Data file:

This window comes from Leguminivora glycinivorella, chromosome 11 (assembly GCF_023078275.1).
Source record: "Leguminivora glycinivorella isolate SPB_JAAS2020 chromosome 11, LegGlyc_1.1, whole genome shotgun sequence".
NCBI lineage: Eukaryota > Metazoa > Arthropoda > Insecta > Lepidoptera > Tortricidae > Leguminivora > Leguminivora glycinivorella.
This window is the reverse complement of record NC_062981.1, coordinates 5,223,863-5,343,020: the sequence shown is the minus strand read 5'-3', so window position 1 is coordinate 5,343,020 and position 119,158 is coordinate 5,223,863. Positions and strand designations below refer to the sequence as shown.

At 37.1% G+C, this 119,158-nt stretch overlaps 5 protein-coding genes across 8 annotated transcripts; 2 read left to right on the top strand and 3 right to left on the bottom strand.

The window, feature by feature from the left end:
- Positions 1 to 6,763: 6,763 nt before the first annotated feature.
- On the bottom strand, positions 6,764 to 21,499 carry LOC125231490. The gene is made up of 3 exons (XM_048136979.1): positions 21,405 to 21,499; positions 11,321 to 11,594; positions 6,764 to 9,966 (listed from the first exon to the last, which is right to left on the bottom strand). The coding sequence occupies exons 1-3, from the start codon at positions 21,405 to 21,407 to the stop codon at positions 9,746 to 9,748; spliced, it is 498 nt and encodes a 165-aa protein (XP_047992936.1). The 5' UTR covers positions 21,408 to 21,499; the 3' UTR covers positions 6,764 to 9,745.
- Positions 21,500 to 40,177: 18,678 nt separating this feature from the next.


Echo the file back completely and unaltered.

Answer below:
This window comes from Leguminivora glycinivorella, chromosome 11 (assembly GCF_023078275.1).
Source record: "Leguminivora glycinivorella isolate SPB_JAAS2020 chromosome 11, LegGlyc_1.1, whole genome shotgun sequence".
NCBI lineage: Eukaryota > Metazoa > Arthropoda > Insecta > Lepidoptera > Tortricidae > Leguminivora > Leguminivora glycinivorella.
This window is the reverse complement of record NC_062981.1, coordinates 5,223,863-5,343,020: the sequence shown is the minus strand read 5'-3', so window position 1 is coordinate 5,343,020 and position 119,158 is coordinate 5,223,863. Positions and strand designations below refer to the sequence as shown.

At 37.1% G+C, this 119,158-nt stretch overlaps 5 protein-coding genes across 8 annotated transcripts; 2 read left to right on the top strand and 3 right to left on the bottom strand.

The window, feature by feature from the left end:
- Positions 1 to 6,763: 6,763 nt before the first annotated feature.
- On the bottom strand, positions 6,764 to 21,499 carry LOC125231490. The gene is made up of 3 exons (XM_048136979.1): positions 21,405 to 21,499; positions 11,321 to 11,594; positions 6,764 to 9,966 (listed from the first exon to the last, which is right to left on the bottom strand). The coding sequence occupies exons 1-3, from the start codon at positions 21,405 to 21,407 to the stop codon at positions 9,746 to 9,748; spliced, it is 498 nt and encodes a 165-aa protein (XP_047992936.1). The 5' UTR covers positions 21,408 to 21,499; the 3' UTR covers positions 6,764 to 9,745.
- Positions 21,500 to 40,177: 18,678 nt separating this feature from the next.